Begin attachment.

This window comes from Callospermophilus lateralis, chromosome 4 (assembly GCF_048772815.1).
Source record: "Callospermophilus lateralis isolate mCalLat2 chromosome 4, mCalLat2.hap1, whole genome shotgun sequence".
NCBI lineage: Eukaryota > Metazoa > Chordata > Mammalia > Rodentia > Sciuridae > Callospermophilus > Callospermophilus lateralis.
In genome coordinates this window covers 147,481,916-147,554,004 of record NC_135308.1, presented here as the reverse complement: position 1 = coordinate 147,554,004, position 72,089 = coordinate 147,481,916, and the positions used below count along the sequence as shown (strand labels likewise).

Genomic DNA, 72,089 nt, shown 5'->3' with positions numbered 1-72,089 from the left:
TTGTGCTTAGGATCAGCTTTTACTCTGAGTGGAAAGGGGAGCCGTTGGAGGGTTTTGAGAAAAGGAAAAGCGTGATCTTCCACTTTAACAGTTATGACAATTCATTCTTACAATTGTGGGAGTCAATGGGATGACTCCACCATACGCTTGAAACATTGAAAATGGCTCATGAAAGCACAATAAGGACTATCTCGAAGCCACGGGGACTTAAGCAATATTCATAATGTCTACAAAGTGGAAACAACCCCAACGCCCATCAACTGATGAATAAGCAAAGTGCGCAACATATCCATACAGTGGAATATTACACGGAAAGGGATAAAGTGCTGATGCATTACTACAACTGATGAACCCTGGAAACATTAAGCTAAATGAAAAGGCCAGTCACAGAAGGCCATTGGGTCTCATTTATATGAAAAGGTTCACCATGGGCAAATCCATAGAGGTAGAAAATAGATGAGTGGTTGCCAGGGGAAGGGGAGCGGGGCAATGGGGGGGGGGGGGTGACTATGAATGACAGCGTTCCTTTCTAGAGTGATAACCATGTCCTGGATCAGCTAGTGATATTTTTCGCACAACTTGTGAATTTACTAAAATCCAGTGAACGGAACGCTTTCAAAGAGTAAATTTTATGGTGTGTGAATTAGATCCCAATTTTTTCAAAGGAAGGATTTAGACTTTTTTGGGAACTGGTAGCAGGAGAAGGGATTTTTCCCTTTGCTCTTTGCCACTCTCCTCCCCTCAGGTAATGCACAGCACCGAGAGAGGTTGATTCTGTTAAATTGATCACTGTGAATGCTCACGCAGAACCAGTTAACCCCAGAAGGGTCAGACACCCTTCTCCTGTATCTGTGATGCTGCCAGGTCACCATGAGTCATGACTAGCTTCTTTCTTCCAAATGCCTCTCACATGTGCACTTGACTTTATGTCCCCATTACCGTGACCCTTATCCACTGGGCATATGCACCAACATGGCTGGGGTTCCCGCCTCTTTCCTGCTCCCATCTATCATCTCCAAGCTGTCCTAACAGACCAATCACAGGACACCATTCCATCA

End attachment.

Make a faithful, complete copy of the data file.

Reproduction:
This window comes from Callospermophilus lateralis, chromosome 4 (assembly GCF_048772815.1).
Source record: "Callospermophilus lateralis isolate mCalLat2 chromosome 4, mCalLat2.hap1, whole genome shotgun sequence".
NCBI lineage: Eukaryota > Metazoa > Chordata > Mammalia > Rodentia > Sciuridae > Callospermophilus > Callospermophilus lateralis.
In genome coordinates this window covers 147,481,916-147,554,004 of record NC_135308.1, presented here as the reverse complement: position 1 = coordinate 147,554,004, position 72,089 = coordinate 147,481,916, and the positions used below count along the sequence as shown (strand labels likewise).

Genomic DNA, 72,089 nt, shown 5'->3' with positions numbered 1-72,089 from the left:
TTGTGCTTAGGATCAGCTTTTACTCTGAGTGGAAAGGGGAGCCGTTGGAGGGTTTTGAGAAAAGGAAAAGCGTGATCTTCCACTTTAACAGTTATGACAATTCATTCTTACAATTGTGGGAGTCAATGGGATGACTCCACCATACGCTTGAAACATTGAAAATGGCTCATGAAAGCACAATAAGGACTATCTCGAAGCCACGGGGACTTAAGCAATATTCATAATGTCTACAAAGTGGAAACAACCCCAACGCCCATCAACTGATGAATAAGCAAAGTGCGCAACATATCCATACAGTGGAATATTACACGGAAAGGGATAAAGTGCTGATGCATTACTACAACTGATGAACCCTGGAAACATTAAGCTAAATGAAAAGGCCAGTCACAGAAGGCCATTGGGTCTCATTTATATGAAAAGGTTCACCATGGGCAAATCCATAGAGGTAGAAAATAGATGAGTGGTTGCCAGGGGAAGGGGAGCGGGGCAATGGGGGGGGGGGGGTGACTATGAATGACAGCGTTCCTTTCTAGAGTGATAACCATGTCCTGGATCAGCTAGTGATATTTTTCGCACAACTTGTGAATTTACTAAAATCCAGTGAACGGAACGCTTTCAAAGAGTAAATTTTATGGTGTGTGAATTAGATCCCAATTTTTTCAAAGGAAGGATTTAGACTTTTTTGGGAACTGGTAGCAGGAGAAGGGATTTTTCCCTTTGCTCTTTGCCACTCTCCTCCCCTCAGGTAATGCACAGCACCGAGAGAGGTTGATTCTGTTAAATTGATCACTGTGAATGCTCACGCAGAACCAGTTAACCCCAGAAGGGTCAGACACCCTTCTCCTGTATCTGTGATGCTGCCAGGTCACCATGAGTCATGACTAGCTTCTTTCTTCCAAATGCCTCTCACATGTGCACTTGACTTTATGTCCCCATTACCGTGACCCTTATCCACTGGGCATATGCACCAACATGGCTGGGGTTCCCGCCTCTTTCCTGCTCCCATCTATCATCTCCAAGCTGTCCTAACAGACCAATCACAGGACACCATTCCATCA